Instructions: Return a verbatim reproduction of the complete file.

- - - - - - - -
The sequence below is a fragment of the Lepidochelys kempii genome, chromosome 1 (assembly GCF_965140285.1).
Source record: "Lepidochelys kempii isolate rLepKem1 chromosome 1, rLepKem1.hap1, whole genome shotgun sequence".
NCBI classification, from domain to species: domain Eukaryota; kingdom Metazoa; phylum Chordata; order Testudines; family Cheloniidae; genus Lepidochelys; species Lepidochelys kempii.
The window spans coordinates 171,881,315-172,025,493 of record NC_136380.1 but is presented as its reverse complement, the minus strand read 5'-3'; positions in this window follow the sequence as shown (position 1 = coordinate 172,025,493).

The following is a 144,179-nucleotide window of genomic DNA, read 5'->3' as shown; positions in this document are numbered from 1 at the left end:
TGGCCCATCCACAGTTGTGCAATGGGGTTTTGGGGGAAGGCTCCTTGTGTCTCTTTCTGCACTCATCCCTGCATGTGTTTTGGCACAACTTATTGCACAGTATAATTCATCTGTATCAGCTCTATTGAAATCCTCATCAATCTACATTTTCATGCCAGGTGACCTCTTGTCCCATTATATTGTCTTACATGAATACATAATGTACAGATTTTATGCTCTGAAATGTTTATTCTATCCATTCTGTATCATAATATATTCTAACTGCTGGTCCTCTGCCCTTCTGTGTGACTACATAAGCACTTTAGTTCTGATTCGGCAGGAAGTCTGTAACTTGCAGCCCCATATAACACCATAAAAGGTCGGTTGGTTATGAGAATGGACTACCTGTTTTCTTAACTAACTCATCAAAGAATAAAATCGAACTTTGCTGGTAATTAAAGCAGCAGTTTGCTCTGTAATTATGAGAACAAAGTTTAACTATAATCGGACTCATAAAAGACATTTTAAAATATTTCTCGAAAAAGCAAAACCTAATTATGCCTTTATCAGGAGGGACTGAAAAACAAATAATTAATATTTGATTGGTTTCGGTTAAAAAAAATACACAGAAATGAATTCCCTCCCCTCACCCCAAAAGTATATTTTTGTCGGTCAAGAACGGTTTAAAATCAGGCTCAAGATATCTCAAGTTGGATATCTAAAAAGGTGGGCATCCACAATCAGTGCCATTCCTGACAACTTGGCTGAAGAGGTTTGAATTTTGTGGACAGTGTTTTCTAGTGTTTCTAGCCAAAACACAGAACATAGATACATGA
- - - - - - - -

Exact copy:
The sequence below is a fragment of the Lepidochelys kempii genome, chromosome 1 (assembly GCF_965140285.1).
Source record: "Lepidochelys kempii isolate rLepKem1 chromosome 1, rLepKem1.hap1, whole genome shotgun sequence".
NCBI classification, from domain to species: domain Eukaryota; kingdom Metazoa; phylum Chordata; order Testudines; family Cheloniidae; genus Lepidochelys; species Lepidochelys kempii.
The window spans coordinates 171,881,315-172,025,493 of record NC_136380.1 but is presented as its reverse complement, the minus strand read 5'-3'; positions in this window follow the sequence as shown (position 1 = coordinate 172,025,493).

The following is a 144,179-nucleotide window of genomic DNA, read 5'->3' as shown; positions in this document are numbered from 1 at the left end:
TGGCCCATCCACAGTTGTGCAATGGGGTTTTGGGGGAAGGCTCCTTGTGTCTCTTTCTGCACTCATCCCTGCATGTGTTTTGGCACAACTTATTGCACAGTATAATTCATCTGTATCAGCTCTATTGAAATCCTCATCAATCTACATTTTCATGCCAGGTGACCTCTTGTCCCATTATATTGTCTTACATGAATACATAATGTACAGATTTTATGCTCTGAAATGTTTATTCTATCCATTCTGTATCATAATATATTCTAACTGCTGGTCCTCTGCCCTTCTGTGTGACTACATAAGCACTTTAGTTCTGATTCGGCAGGAAGTCTGTAACTTGCAGCCCCATATAACACCATAAAAGGTCGGTTGGTTATGAGAATGGACTACCTGTTTTCTTAACTAACTCATCAAAGAATAAAATCGAACTTTGCTGGTAATTAAAGCAGCAGTTTGCTCTGTAATTATGAGAACAAAGTTTAACTATAATCGGACTCATAAAAGACATTTTAAAATATTTCTCGAAAAAGCAAAACCTAATTATGCCTTTATCAGGAGGGACTGAAAAACAAATAATTAATATTTGATTGGTTTCGGTTAAAAAAAATACACAGAAATGAATTCCCTCCCCTCACCCCAAAAGTATATTTTTGTCGGTCAAGAACGGTTTAAAATCAGGCTCAAGATATCTCAAGTTGGATATCTAAAAAGGTGGGCATCCACAATCAGTGCCATTCCTGACAACTTGGCTGAAGAGGTTTGAATTTTGTGGACAGTGTTTTCTAGTGTTTCTAGCCAAAACACAGAACATAGATACATGA